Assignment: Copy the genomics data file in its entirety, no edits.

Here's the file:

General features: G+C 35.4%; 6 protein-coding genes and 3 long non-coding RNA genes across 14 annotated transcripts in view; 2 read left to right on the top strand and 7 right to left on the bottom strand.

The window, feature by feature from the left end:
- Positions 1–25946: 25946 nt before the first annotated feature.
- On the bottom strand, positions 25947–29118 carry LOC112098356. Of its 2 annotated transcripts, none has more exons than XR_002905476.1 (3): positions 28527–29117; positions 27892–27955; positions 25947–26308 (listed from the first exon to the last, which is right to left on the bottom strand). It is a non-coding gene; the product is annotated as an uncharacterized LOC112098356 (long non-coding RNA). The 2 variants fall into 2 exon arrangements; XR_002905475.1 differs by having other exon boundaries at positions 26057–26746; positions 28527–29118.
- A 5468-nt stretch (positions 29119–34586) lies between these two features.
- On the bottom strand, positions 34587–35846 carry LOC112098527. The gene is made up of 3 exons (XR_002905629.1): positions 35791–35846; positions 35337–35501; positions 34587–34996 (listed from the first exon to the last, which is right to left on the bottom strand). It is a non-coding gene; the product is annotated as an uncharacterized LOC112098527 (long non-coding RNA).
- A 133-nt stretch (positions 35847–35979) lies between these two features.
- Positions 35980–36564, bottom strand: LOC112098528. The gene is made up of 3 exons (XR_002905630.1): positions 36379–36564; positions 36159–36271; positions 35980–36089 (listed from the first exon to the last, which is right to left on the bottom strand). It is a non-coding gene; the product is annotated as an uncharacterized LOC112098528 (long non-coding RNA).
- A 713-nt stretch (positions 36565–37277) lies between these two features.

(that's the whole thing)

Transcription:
General features: G+C 35.4%; 6 protein-coding genes and 3 long non-coding RNA genes across 14 annotated transcripts in view; 2 read left to right on the top strand and 7 right to left on the bottom strand.

The window, feature by feature from the left end:
- Positions 1–25946: 25946 nt before the first annotated feature.
- On the bottom strand, positions 25947–29118 carry LOC112098356. Of its 2 annotated transcripts, none has more exons than XR_002905476.1 (3): positions 28527–29117; positions 27892–27955; positions 25947–26308 (listed from the first exon to the last, which is right to left on the bottom strand). It is a non-coding gene; the product is annotated as an uncharacterized LOC112098356 (long non-coding RNA). The 2 variants fall into 2 exon arrangements; XR_002905475.1 differs by having other exon boundaries at positions 26057–26746; positions 28527–29118.
- A 5468-nt stretch (positions 29119–34586) lies between these two features.
- On the bottom strand, positions 34587–35846 carry LOC112098527. The gene is made up of 3 exons (XR_002905629.1): positions 35791–35846; positions 35337–35501; positions 34587–34996 (listed from the first exon to the last, which is right to left on the bottom strand). It is a non-coding gene; the product is annotated as an uncharacterized LOC112098527 (long non-coding RNA).
- A 133-nt stretch (positions 35847–35979) lies between these two features.
- Positions 35980–36564, bottom strand: LOC112098528. The gene is made up of 3 exons (XR_002905630.1): positions 36379–36564; positions 36159–36271; positions 35980–36089 (listed from the first exon to the last, which is right to left on the bottom strand). It is a non-coding gene; the product is annotated as an uncharacterized LOC112098528 (long non-coding RNA).
- A 713-nt stretch (positions 36565–37277) lies between these two features.